Boris Winogradsky was brought up in Stepney, in the East End of London, and educated at Rochelle Street elementary school and Stepney Jewish School. His father was a tailor's presser and did embroidery for women's dresses; his mother shared with her husband a love for amateur singing. Boris left school at 12 and followed his brother Louis, who had made a name for himself in Charleston dancing competitions, into the halls. Louis danced in an act 'Grade and Gold', with Al Gold; Boris followed suit with Al Sutan (later the comic Hal Monty) as 'Grade and Sutton'. It was to avoid confusion that Grade and Sutton, at the suggestion of Sidney Burns, an agent, were renamed 'the Delfont Boys'. (Winogradsky was 'too cumbersome to pronounce', said Burns. He suggested another variety act on his books, the Dufa Boys: 'So why not Delfont?') With Sutan, or on his own, or with a Japanese beauty (as 'Delfont and Toko', in an act entitled 'Syncopated Steps Appeal'), Delfont danced his way through the Twenties and Thirties, until, in 1937, he forsook the boards for his own agency in the West End of London.

With their talent for deals, their resourcefulness and their acumen for figures, combined with their experience of backstage and agency life, the three brothers became powers in the land, particularly with the burgeoning of the new commercial television industry in the Fifties. Lew joined such other variety characters as Val Parnell in buying into ATV. As Senior Drama Director at ARD (the first television contract holder) - with offices first in Stratton Street, Mayfair, and then Television House, Kingsway - I was in a position to observe closely the rise and continued rise of Lew, who in time became first Sir Lew, and later Lord Grade. Both ARD and ATV occupied the same Kingsway building. By this time Leslie was keeping the office warm. Bernard, soon to combine in business, was nicknamed 'Gentleman' Bernie, because of his change of name and his general style of not being in so much of a hurry as the rest of his family - - his mother Olga, his sole sister Rita, and Lew were the theatrical extroverts.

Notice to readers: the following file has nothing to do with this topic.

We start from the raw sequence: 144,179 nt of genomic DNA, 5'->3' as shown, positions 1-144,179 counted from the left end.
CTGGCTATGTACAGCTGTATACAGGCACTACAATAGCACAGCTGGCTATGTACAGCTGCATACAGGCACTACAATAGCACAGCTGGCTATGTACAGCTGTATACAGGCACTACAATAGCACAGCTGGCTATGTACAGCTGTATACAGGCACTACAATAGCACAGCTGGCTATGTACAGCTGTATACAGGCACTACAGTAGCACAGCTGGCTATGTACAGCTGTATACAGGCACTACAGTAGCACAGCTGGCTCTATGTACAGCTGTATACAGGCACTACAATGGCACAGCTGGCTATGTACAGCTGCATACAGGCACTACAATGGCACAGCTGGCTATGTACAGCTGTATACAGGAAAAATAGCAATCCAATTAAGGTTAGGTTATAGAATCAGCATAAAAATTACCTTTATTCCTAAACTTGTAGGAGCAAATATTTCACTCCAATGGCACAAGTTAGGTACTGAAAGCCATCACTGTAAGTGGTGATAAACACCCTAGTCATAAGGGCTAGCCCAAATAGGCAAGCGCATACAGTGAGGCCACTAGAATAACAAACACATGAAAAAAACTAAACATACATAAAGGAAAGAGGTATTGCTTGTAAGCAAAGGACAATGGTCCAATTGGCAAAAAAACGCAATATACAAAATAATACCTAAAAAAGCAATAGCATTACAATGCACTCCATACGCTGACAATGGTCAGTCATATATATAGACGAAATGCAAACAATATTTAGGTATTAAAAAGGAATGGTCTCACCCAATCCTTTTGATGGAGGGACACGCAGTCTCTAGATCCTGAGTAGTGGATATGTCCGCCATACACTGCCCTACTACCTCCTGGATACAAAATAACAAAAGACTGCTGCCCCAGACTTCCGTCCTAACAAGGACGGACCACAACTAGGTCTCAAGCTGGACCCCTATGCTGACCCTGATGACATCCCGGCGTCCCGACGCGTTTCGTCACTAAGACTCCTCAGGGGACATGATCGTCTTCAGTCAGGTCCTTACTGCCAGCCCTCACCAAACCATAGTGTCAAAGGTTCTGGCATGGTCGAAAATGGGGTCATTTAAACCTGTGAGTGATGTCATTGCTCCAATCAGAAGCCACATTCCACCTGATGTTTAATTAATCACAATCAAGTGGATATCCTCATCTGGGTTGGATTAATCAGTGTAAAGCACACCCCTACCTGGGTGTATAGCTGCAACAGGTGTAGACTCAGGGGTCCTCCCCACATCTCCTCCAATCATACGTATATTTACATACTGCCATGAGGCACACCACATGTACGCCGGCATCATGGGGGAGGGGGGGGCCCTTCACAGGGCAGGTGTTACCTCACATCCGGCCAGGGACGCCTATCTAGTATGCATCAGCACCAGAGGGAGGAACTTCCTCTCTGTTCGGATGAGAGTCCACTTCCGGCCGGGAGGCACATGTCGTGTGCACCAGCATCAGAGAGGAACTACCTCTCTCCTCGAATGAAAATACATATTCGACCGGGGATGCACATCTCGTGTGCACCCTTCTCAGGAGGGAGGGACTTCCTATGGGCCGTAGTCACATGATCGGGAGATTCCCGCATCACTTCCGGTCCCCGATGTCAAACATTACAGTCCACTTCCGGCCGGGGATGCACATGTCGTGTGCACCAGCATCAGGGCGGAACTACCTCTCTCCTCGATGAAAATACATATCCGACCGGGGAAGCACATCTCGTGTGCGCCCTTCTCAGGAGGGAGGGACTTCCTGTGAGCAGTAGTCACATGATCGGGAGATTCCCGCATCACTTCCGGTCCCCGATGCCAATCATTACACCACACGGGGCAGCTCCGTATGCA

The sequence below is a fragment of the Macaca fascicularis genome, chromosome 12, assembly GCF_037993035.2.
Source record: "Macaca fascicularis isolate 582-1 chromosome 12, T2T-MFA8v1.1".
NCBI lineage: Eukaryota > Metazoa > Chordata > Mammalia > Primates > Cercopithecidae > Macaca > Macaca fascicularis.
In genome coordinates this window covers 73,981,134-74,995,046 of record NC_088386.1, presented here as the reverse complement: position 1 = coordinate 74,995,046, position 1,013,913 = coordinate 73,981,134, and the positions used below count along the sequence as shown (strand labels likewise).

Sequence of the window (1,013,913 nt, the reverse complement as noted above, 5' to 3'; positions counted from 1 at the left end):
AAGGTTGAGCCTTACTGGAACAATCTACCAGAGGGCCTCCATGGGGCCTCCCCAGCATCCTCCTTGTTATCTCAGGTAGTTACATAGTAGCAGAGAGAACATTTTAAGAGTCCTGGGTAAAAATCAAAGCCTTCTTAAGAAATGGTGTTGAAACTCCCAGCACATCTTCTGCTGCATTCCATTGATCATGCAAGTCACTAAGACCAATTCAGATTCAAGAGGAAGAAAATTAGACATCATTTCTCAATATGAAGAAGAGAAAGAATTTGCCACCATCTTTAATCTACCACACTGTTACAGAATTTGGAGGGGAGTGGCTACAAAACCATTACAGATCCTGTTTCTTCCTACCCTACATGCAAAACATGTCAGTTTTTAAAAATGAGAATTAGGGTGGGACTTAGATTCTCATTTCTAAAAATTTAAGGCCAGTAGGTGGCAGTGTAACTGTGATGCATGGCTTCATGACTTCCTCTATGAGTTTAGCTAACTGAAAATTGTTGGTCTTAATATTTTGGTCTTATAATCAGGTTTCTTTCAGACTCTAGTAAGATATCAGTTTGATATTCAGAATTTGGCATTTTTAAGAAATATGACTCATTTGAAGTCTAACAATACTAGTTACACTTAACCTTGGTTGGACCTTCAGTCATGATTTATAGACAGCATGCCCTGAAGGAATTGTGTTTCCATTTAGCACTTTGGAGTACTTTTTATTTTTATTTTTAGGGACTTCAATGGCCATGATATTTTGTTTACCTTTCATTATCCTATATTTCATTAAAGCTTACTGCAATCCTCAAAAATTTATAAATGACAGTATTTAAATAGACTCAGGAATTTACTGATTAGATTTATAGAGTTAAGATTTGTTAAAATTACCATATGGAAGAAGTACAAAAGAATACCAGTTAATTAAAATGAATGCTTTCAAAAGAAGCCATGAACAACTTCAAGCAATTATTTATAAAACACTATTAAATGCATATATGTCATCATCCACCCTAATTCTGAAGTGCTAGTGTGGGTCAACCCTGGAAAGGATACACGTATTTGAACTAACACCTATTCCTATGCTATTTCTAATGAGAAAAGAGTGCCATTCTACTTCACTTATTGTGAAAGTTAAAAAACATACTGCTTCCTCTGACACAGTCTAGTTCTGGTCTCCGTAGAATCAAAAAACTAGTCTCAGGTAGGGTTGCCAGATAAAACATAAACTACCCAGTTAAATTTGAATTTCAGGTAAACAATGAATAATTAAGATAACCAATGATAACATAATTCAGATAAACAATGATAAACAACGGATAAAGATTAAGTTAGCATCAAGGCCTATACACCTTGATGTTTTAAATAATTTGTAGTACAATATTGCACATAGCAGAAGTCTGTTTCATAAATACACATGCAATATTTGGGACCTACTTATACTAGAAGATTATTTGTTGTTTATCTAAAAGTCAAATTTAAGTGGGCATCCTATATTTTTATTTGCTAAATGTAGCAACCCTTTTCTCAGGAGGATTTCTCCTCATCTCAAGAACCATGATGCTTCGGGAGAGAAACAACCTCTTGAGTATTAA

Delfont and the Grades had become more than serious rivals to the HM Tennant company long before the latter, worn out with its confident monopoly of the English theatre, lost its golden boy 'Binkie' Beaumont. Lew wore his Churchillian uniform of a huge cigar wherever he was from early morning to late at night, most of the time in his office, first in Charing Cross Road and later when head of ATV in Kingsway. 'If it's good enough for Churchill, it's good enough for me,' he said.